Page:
Red Sox first baseman Kevin Youkilis wasn't too pleased, either, and TV replays seemed to support his beef.
Howard Kendrick was at the center of two of the calls in question.
As it turned out, the calls didn't factor into the outcome as the Angels claimed a 5-0 victory.
"I thought they both were outs, CB disagreed, so you just move on and go from there," Youkilis said. "It's not a big deal after the game. It had nothing to do with us losing. I'm not really worried about it."
With two outs in the fourth inning, Kendrick slapped a grounder up the middle. Red Sox shortstop Alex Gonzalez, making a nifty sliding stab, came up with the ball. Gonzalez set but threw wide to first, pulling Youkilis off the bag.
Youkilis made a swipe tag on Kendrick, who was ruled safe at first base. Immediately, Boston manager Terry Francona trotted out to protest. TV replays seemed to support the argument that Kendrick was tagged before touching first.
"[Bucknor] said I tagged him, but he was on the base when I tagged him," Youkilis said. "I didn't think that was possible."
The play didn't cost the Red Sox a run, however, as Jon Lester struck out Jeff Mathis to end the inning.
In the fifth inning, there was a disputed play at first, and this time Angels manager Mike Scioscia raced from the dugout to have a few words for Bucknor. The play that triggered the argument was Chone Figgins' sacrifice bunt after Erick Aybar doubled to open the inning.
Figgins' bunt was handled by Lester, who threw wide to second baseman Dustin Pedroia covering first. Pedroia came off the bag to catch the ball. But he lunged back with his left foot reaching the bag about the same time as Figgins. On a bang-bang play, Figgins was ruled out. Disagreeing, Scioscia had a few words with Bucknor, who appeared to have got the call right.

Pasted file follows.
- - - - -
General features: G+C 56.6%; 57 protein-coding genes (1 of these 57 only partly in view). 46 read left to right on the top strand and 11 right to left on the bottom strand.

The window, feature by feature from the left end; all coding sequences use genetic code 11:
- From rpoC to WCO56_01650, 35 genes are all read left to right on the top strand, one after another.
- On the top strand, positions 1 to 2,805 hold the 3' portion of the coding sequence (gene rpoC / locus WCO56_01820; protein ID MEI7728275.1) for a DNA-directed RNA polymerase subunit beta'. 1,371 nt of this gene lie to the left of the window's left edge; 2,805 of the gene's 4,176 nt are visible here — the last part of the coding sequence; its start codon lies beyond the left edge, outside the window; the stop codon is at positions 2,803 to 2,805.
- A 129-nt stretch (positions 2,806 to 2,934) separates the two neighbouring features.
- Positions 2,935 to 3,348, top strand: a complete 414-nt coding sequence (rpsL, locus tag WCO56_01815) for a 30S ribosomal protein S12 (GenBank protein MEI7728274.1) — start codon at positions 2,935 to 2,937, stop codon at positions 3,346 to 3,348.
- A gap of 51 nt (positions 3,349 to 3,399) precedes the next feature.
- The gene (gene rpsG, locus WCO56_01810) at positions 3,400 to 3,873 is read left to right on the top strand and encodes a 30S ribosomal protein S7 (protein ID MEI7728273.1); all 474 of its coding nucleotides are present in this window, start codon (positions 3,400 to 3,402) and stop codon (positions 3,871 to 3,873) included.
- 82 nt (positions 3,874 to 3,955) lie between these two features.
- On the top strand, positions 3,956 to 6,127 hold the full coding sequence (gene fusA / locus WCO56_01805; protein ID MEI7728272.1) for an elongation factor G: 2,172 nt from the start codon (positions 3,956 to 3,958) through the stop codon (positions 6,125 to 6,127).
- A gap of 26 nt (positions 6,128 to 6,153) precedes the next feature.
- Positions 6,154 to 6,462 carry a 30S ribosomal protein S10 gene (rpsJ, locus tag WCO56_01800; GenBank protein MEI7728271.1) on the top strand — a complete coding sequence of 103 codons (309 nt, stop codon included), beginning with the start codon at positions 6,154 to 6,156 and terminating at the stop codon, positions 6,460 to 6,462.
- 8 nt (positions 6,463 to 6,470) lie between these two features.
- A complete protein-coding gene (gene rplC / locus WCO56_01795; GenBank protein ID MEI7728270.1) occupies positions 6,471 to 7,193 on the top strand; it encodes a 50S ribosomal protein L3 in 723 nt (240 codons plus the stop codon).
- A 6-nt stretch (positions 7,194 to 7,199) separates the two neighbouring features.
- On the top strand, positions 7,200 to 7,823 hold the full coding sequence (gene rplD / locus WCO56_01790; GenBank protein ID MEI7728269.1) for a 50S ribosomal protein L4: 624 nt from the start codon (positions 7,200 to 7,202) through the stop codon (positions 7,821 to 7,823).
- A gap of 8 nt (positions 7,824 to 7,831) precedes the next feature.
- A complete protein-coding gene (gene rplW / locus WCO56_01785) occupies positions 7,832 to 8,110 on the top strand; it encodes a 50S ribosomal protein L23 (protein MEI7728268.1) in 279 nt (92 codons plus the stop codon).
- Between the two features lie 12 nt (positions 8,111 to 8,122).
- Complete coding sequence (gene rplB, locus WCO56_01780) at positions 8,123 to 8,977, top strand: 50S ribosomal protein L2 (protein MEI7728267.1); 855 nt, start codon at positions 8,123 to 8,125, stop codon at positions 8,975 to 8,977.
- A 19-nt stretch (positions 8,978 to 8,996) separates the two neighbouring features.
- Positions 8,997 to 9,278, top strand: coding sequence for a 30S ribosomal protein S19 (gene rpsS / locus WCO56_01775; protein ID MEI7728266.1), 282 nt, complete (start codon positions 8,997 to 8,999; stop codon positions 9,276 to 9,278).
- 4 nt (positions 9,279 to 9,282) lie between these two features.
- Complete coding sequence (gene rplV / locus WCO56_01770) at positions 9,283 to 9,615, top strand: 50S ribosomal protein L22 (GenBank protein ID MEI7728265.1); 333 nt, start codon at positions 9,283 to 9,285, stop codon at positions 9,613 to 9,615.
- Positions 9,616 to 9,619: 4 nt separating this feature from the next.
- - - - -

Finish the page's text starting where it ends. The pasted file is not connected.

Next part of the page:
"I couldn't tell. I haven't had a chance to look but it was close," Figgins said. "I couldn't tell."
The sacrifice bunt set the stage for Torii Hunter's three-run homer off Lester.
The controversy continued in the sixth inning when Kendrick bounced a grounder to Mike Lowell at third base. But Lowell's throw caused Youkilis to jump. Making a terrific recovery, Youkilis got his foot down on the bag. But Bucknor called Kendrick safe.
Again, Francona was out of the dugout and exchanged some more words with Bucknor. The play didn't cost the Red Sox any runs because Jacoby Ellsbury made a sparkling running and diving catch to pull in Figgins long fly ball to center field.
Afterward, Lester noted the human element impacts the umpires as it does the players.
"Calls can sometimes affect a game," Lester said. "They're doing the same thing we are. They're out there busting their butt to do the right thing. Sometimes they get it right and sometimes they get it wrong. That's part of the human element of baseball."
The crew chief, Joe West, was asked about the close plays by a pool reporter following the game.
"They were three bang-bang plays at first base," West said. "It seemed like two of them went against the Red Sox, one of them went against the Angels. ... From where I was, it's the kind of play, they hit the bag at the same time. I'm sure that the camera slowed everything down and they deciphered it the way they did. These are professional umpires, and they get in the best position they can to make the call. He was in great position on all the plays. If he got blocked out, he got blocked out. He was there to make the call. It didn't appear that any of them were real routine plays, either. Those were all tough plays."
Joe Frisaro is a reporter for MLB.com. This story was not subject to the approval of Major League Baseball or its clubs.